To Your Health

Headaches: Understanding pain in your head

Fri, 01/11/2019 - 6:15am
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Have you been experiencing headaches? If so, you’re definitely not alone. Over 90 percent of adults experience headaches in their lifetime. There are many causes, which doctors break down into two categories: Primary and secondary. There are three types of primary headaches: migraine, tension-type, and cluster headaches. Secondary headaches are those that result from some other process in the body, such as infection or trauma. It is important for you and your doctor to figure out which type of headache you have, because some headaches are symptoms of serious illness, and also because for all headaches the cause determines the appropriate treatment.

Primary headaches

Tension-type headaches usually feel like a mild- to moderate-headache, pressing or tightening pain on both sides of the head — maybe like a belt being tightened around your head. Stress, bright lights, noise, and strenuous activity, such as intense exercise, can make tension-type headaches worse. They tend to occur later in the day and can last anywhere from 30 minutes to a whole week.

Migraine headaches are typically a moderate to severe, throbbing or pulsating pain on one side of the head — maybe like a hammer repeatedly hitting one side of your head. Migraines sometimes have triggers, such as bright lights, noise, certain foods or odors, exercise, lack of sleep, or menstruation in women. Some people may experience an “aura” — or warning sign — prior to the onset of pain. Migraine auras are varied and may include visual changes such as blurry lines or distorted images, sensory changes such as tingling, ringing in the ears. In some cases, migraine aura may mimic the symptoms of a stroke with symptoms such as confusion or weakness. In those cases, it is most important to seek emergency medical evaluation to rule out a more serious cause of the symptoms.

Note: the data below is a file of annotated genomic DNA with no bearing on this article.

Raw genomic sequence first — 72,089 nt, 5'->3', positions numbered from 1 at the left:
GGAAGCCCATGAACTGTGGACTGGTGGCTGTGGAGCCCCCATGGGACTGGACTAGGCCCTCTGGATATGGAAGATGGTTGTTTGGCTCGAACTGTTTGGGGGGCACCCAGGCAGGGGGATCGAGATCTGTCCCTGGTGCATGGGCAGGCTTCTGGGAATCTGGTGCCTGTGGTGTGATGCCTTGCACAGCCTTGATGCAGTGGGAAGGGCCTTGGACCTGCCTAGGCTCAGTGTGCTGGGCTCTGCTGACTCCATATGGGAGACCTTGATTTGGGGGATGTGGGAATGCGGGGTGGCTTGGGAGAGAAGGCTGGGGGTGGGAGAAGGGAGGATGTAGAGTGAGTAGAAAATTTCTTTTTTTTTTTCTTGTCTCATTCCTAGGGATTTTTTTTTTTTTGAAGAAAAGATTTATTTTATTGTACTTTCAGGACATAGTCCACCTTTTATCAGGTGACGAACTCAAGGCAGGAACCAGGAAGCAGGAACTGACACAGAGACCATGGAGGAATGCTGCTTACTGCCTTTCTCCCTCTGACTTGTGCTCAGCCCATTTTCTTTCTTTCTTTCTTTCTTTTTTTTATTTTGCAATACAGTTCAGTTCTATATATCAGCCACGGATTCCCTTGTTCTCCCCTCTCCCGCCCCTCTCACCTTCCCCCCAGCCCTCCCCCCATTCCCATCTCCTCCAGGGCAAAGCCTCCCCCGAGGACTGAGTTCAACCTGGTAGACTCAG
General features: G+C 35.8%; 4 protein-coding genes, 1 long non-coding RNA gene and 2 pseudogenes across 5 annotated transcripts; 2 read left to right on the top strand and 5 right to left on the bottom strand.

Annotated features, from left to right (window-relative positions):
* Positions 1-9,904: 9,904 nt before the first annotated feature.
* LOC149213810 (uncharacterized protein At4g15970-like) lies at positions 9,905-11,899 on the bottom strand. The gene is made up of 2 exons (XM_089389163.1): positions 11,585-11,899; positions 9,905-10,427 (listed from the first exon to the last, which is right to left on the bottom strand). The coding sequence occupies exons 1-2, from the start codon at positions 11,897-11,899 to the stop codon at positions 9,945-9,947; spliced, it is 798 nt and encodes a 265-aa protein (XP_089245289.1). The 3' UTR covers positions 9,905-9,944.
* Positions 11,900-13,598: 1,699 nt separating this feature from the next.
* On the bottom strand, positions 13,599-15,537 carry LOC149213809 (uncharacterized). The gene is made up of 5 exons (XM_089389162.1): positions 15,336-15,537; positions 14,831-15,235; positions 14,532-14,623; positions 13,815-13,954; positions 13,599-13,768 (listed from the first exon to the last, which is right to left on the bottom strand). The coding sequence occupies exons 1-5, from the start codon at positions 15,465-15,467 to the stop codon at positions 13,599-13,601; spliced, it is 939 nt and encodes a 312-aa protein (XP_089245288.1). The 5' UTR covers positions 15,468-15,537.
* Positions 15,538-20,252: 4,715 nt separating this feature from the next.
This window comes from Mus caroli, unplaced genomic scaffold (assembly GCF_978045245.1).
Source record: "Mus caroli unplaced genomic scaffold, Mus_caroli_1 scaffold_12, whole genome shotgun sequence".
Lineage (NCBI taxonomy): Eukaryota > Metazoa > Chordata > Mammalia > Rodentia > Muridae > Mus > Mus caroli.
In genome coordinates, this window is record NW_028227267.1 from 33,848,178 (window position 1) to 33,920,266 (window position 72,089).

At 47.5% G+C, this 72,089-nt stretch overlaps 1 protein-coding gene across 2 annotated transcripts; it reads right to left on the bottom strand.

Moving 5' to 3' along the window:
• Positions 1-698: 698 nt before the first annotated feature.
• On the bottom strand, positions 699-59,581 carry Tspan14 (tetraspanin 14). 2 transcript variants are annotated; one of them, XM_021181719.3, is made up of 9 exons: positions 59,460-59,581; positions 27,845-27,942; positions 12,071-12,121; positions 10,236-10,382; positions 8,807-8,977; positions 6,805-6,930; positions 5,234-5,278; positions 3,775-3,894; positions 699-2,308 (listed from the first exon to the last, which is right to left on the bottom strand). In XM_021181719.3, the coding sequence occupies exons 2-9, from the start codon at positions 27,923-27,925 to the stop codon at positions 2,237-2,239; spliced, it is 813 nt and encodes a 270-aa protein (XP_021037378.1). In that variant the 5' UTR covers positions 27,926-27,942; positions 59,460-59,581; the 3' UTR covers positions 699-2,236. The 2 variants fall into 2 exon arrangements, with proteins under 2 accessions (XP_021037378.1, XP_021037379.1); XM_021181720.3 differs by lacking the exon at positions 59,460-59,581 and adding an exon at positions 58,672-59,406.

Migraine headaches typically have triggers. Bright lights, noise, and routine activity, such as walking or climbing stairs, can worsen migraines. Migraines usually last between 48 and 72 hours without treatment, and the pain goes away completely between episodes. Another clue that points toward migraines is nausea or vomiting during the headache.

Cluster headaches are less common than tension-type and migraine headaches. They usually last between 15 minutes and three hours and are characterized by deep, excruciating pain behind or around one eye. The pain may be associated with tearing or redness of the eye or runny nose, both on the same side as the pain.

The treatment and prevention of primary headaches depend on the type. Your doctor can help you correctly diagnose and find the appropriate prevention and treatment plan for the type of headache you are experiencing.

Secondary headaches